Measure of Our Success: A Letter to My Children and Yoursby Marian Wright Edelman
The #1 New York Times bestseller is a thinking person's Life's Little Instruction Book, with simple yet inspirational messages about living. See more details below
The #1 New York Times bestseller is a thinking person's Life's Little Instruction Book, with simple yet inspirational messages about living.
- HarperCollins Publishers
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- 5.00(w) x 8.00(h) x 0.25(d)
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South Carolina is my home state and I am the aunt, granddaughter, daughter, and sister of Baptist ministers. Service was as essential a part of my upbringing as eating and sleeping and going to school. The church was a hub of Black children's social existence, and caring Black adults were buffers against the segregated and hostile outside world that told us we weren't important. But our parents said it wasn't so, our teachers said it wasn't so, and our preachers said it wasn't so. The message of my racially segregated childhood was clear: let no man or woman look down on you, and look down on no man or woman.
We couldn't play in public playgrounds or sit at drugstore lunch counters and order a Coke, so Daddy built a playground and canteen behind the church. In fact, whenever he saw a need, he tried to respond. There were no Black homes for the aged in Bennettsville, so he began one across the street for which he and Mama and we children cooked and served and cleaned. And we children learned that it was our responsibility to take care of elderly family members and neighbors, and that everyone was our neighbor. My mother carried on the home after Daddy died, and my brother Julian has carried it on to this day behind our church since our mother's death in 1984.
Finding another child in my room or a pair of my shoes gone was far from unusual, and twelve foster children followed my sister and me and three brothers as we left home.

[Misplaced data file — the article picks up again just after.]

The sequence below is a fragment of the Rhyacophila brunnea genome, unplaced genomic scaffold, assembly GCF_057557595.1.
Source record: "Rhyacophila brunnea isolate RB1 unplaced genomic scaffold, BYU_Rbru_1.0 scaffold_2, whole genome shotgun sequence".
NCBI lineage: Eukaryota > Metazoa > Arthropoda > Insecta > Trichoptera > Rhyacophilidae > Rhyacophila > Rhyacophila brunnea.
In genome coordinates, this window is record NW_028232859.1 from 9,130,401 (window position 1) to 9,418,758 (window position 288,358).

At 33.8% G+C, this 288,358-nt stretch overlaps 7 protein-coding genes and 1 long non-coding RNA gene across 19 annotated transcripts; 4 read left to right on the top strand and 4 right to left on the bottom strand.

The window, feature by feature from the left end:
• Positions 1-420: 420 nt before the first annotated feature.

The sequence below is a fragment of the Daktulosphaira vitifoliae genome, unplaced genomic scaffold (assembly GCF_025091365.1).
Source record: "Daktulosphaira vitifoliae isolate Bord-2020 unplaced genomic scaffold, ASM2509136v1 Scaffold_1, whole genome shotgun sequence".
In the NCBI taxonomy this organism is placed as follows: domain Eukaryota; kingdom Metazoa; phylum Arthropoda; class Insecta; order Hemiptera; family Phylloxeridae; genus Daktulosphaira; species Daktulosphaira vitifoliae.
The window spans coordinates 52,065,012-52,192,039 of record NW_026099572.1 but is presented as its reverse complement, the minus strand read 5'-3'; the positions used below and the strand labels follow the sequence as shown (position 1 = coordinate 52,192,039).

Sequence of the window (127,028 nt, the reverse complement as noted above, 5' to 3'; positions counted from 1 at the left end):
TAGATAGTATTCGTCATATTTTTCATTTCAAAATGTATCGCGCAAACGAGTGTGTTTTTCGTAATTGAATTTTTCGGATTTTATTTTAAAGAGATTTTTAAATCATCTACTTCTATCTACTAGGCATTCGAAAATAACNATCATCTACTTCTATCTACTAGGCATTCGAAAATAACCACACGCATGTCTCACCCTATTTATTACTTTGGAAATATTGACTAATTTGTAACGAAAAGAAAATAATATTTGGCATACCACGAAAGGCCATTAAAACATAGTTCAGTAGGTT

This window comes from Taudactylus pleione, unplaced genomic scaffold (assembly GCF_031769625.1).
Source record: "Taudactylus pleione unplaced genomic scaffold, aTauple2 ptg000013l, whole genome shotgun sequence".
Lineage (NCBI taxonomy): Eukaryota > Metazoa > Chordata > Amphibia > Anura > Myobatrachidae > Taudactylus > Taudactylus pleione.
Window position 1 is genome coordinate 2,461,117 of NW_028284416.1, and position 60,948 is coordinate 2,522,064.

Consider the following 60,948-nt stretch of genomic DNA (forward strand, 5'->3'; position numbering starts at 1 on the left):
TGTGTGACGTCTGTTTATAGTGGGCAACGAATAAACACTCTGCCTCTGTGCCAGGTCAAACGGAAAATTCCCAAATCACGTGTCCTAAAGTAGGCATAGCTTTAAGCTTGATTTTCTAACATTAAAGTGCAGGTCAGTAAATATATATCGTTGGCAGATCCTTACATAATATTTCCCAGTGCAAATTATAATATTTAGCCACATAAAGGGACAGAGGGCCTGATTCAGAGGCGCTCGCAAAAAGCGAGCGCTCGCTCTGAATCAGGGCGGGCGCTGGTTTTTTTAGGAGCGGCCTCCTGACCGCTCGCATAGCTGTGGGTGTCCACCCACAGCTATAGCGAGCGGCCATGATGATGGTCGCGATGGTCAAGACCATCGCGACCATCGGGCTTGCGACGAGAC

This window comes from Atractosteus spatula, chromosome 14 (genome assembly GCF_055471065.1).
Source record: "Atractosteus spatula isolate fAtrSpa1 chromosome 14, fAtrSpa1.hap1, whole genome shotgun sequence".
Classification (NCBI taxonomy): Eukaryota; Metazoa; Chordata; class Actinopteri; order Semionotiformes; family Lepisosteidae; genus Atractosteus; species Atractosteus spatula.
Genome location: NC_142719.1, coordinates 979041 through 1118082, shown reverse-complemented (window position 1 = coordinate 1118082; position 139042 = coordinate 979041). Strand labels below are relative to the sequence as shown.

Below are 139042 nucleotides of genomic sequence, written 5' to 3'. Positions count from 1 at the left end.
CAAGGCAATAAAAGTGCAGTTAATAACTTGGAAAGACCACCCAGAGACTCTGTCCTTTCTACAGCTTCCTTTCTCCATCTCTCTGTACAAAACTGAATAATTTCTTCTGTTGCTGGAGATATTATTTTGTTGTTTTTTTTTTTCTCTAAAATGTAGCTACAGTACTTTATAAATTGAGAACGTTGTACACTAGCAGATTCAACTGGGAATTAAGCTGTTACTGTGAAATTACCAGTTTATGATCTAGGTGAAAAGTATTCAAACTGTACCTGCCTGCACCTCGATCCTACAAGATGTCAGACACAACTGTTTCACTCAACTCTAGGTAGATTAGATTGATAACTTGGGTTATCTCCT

Child-rearing and parental work were inseparable. I went everywhere with my parents and was under the watchful eye of members of the congregation and community whowere my extended parents. They kept me when my parents went out of town, they reported on and chided me when I strayed from the straight and narrow of community expectations, and they basked in and supported my achievements when I did well. Doing well, they made clear, meant high academic achievement, playing piano in Sunday school or singing or participating in other church activities, being helpful to somebody, displaying good manners (which is nothing more than consideration toward others), and reading. My sister Olive reminded me recently that the only time our father would not give us a chore ("Can't you find something constructive to do?" was his most common refrain) was when we were reading. So we all read a lot! We learned early what our parents and extended community "parents" valued. Children were taught--not by sermonizing, but by personal example--that nothing was too lowly to do. I remember a debate my parents had when I was eight or nine as to whether I was too young to go with my older brother, Harry, to help clean the bed and bedsores of a very sick, poor woman. I went and learned just how much the smallest helping hands and kindness can mean to a person in need.